By Duncan Mackay
April 7 – Disgraced Hungarian discus thrower Robert Fazekas has launched legal action against a Canadian supplement company, claiming that one of its products contained banned anabolic steroids which led to him being thrown out of last year’s Olympics in London.
A lawsuit has been filed by Fazekas and his coach, Adrian Annus, against MVP Biotech, the Buffalo News reported today.
The lawsuit has been filed in the United States because the company’s distribution address is in Niagara Falls, but it is actually based in Kirkland, Quebec.
Fazekas’s attorney, Kalman Magyar, claims that they believe the 37-year-old would have won the Olympic gold medal at London 2012 if he had not tested positive for the banned anabolic steroid Stanozolol two weeks before the start of the Games, which led to him being suspended and unable to take part.
“During training right before the Olympics, which he was not allowed to go to in the end, he threw a longer throw than the eventual gold medalist in London [Germany’s Robert Harting],” Magyar told the Buffalo News.
“We surely believe he was greatly harmed here.
“He’s never tested positive for steroids until he came across MVP’s products.”
But Fazekas had been stripped of the Athens 2004 Olympic discus gold medal and banned for two years after he failed to provide enough of a urine sample after the competition.
He provided testers with only 25 millilitres of urine, 50ml short of the required amount, claiming that he was “in an unstable psychological state and feeling unwell”.
Fazekas turned down the testers request to accompany him back to the Olympic Village, despite being warned that he would be disqualified and stripped of his medal.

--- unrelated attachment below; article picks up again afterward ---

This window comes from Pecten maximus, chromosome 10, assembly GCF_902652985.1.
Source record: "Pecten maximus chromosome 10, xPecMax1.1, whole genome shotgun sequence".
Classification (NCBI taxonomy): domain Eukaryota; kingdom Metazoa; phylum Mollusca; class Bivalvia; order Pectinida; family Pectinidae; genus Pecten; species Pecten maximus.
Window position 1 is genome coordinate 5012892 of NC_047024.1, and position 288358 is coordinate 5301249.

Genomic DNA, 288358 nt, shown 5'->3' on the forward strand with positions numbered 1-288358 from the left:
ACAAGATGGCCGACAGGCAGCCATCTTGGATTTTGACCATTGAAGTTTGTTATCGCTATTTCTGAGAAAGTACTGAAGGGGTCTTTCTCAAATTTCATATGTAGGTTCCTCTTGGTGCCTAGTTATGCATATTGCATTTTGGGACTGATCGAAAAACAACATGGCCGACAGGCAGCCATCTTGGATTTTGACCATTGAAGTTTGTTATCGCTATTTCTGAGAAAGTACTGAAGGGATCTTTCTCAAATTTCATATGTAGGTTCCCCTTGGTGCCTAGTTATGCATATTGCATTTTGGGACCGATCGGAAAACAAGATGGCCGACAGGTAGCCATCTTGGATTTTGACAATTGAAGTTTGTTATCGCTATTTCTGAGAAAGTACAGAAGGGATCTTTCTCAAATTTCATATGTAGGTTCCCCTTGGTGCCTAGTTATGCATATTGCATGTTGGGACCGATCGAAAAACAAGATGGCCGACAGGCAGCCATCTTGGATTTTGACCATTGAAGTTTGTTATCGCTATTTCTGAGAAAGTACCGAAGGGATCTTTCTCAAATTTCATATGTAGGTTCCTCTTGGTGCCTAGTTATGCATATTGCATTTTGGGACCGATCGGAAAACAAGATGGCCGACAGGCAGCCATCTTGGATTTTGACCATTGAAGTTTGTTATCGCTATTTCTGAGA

The International Olympic Committee (IOC) later rejected his defence that he was a deeply religious person and had difficulty urinating in front of other people.
Annus, meanwhile, was also stripped of the gold medal he had won in the hammer after his urine samples – taken before and after competition – showed evidence of belonging to different people, therefore indicating tampering.
“text-align: left;”>The IOC also attempted to test Annus shortly after his competition in Athens, but he refused the test.
Fazekas alleges in his lawsuit that the steroids he tested positive for before London 2012 were contained in “Pro Whey”, a protein supplement sold by MVP Biotech.
It was “one nanogram per milliliter, the tiniest amount possible,” Magyar told the Buffalo News.
Samples of the supplements Fazekas was taking, including opened and unopened containers of Pro Whey, both tested positive for steroids, according to Magyar.
The lawsuit accuses MVP Biotech of failing to list the steroid in question among Pro Whey’s ingredients.
“That is a prohibited substance,” Magyar told the Buffalo News.
“He never would have taken it if it was [listed].”
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